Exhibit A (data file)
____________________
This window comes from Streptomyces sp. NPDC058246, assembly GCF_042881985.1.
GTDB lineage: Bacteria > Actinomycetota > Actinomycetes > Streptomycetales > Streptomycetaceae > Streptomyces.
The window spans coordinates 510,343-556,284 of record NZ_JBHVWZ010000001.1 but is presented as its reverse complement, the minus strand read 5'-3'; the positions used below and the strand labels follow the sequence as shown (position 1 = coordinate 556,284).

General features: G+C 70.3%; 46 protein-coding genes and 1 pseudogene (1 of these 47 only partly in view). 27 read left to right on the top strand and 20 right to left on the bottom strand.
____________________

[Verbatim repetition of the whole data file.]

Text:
This window comes from Streptomyces sp. NPDC058246, assembly GCF_042881985.1.
GTDB lineage: Bacteria > Actinomycetota > Actinomycetes > Streptomycetales > Streptomycetaceae > Streptomyces.
The window spans coordinates 510,343-556,284 of record NZ_JBHVWZ010000001.1 but is presented as its reverse complement, the minus strand read 5'-3'; the positions used below and the strand labels follow the sequence as shown (position 1 = coordinate 556,284).

General features: G+C 70.3%; 46 protein-coding genes and 1 pseudogene (1 of these 47 only partly in view). 27 read left to right on the top strand and 20 right to left on the bottom strand.